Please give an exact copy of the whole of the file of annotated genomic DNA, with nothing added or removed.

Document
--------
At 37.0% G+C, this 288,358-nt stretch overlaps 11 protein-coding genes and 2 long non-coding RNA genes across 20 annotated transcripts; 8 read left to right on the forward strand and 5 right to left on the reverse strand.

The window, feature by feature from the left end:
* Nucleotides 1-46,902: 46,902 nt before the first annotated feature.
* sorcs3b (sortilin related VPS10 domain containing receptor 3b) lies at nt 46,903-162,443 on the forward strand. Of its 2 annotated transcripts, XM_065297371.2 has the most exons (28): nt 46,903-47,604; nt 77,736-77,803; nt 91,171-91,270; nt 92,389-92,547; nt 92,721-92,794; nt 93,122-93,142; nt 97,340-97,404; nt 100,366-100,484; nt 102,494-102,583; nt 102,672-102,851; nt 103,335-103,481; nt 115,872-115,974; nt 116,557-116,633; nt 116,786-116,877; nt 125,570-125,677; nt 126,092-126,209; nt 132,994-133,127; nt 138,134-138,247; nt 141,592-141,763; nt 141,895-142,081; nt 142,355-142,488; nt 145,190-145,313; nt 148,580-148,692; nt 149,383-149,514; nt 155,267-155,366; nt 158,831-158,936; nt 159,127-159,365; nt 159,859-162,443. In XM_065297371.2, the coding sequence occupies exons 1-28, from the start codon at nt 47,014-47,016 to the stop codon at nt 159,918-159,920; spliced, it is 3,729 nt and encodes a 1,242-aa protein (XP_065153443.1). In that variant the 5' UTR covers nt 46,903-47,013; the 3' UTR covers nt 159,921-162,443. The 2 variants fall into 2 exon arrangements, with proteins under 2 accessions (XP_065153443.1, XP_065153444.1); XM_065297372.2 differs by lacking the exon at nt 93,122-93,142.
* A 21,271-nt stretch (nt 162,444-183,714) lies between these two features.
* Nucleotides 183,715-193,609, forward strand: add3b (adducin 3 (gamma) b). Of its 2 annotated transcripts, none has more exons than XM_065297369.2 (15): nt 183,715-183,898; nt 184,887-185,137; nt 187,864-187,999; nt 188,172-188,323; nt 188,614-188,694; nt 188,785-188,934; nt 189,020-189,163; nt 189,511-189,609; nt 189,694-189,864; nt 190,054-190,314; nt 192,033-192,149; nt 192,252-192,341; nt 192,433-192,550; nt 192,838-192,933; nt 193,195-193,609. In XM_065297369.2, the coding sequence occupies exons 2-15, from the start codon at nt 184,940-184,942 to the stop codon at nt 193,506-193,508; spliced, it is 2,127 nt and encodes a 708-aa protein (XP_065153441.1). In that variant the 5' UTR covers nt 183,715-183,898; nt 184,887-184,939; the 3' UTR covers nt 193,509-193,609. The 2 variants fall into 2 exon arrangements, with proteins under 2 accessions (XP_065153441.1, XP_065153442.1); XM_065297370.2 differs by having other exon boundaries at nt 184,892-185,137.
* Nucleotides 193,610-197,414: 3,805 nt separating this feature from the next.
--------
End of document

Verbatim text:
At 37.0% G+C, this 288,358-nt stretch overlaps 11 protein-coding genes and 2 long non-coding RNA genes across 20 annotated transcripts; 8 read left to right on the forward strand and 5 right to left on the reverse strand.

The window, feature by feature from the left end:
* Nucleotides 1-46,902: 46,902 nt before the first annotated feature.
* sorcs3b (sortilin related VPS10 domain containing receptor 3b) lies at nt 46,903-162,443 on the forward strand. Of its 2 annotated transcripts, XM_065297371.2 has the most exons (28): nt 46,903-47,604; nt 77,736-77,803; nt 91,171-91,270; nt 92,389-92,547; nt 92,721-92,794; nt 93,122-93,142; nt 97,340-97,404; nt 100,366-100,484; nt 102,494-102,583; nt 102,672-102,851; nt 103,335-103,481; nt 115,872-115,974; nt 116,557-116,633; nt 116,786-116,877; nt 125,570-125,677; nt 126,092-126,209; nt 132,994-133,127; nt 138,134-138,247; nt 141,592-141,763; nt 141,895-142,081; nt 142,355-142,488; nt 145,190-145,313; nt 148,580-148,692; nt 149,383-149,514; nt 155,267-155,366; nt 158,831-158,936; nt 159,127-159,365; nt 159,859-162,443. In XM_065297371.2, the coding sequence occupies exons 1-28, from the start codon at nt 47,014-47,016 to the stop codon at nt 159,918-159,920; spliced, it is 3,729 nt and encodes a 1,242-aa protein (XP_065153443.1). In that variant the 5' UTR covers nt 46,903-47,013; the 3' UTR covers nt 159,921-162,443. The 2 variants fall into 2 exon arrangements, with proteins under 2 accessions (XP_065153443.1, XP_065153444.1); XM_065297372.2 differs by lacking the exon at nt 93,122-93,142.
* A 21,271-nt stretch (nt 162,444-183,714) lies between these two features.
* Nucleotides 183,715-193,609, forward strand: add3b (adducin 3 (gamma) b). Of its 2 annotated transcripts, none has more exons than XM_065297369.2 (15): nt 183,715-183,898; nt 184,887-185,137; nt 187,864-187,999; nt 188,172-188,323; nt 188,614-188,694; nt 188,785-188,934; nt 189,020-189,163; nt 189,511-189,609; nt 189,694-189,864; nt 190,054-190,314; nt 192,033-192,149; nt 192,252-192,341; nt 192,433-192,550; nt 192,838-192,933; nt 193,195-193,609. In XM_065297369.2, the coding sequence occupies exons 2-15, from the start codon at nt 184,940-184,942 to the stop codon at nt 193,506-193,508; spliced, it is 2,127 nt and encodes a 708-aa protein (XP_065153441.1). In that variant the 5' UTR covers nt 183,715-183,898; nt 184,887-184,939; the 3' UTR covers nt 193,509-193,609. The 2 variants fall into 2 exon arrangements, with proteins under 2 accessions (XP_065153441.1, XP_065153442.1); XM_065297370.2 differs by having other exon boundaries at nt 184,892-185,137.
* Nucleotides 193,610-197,414: 3,805 nt separating this feature from the next.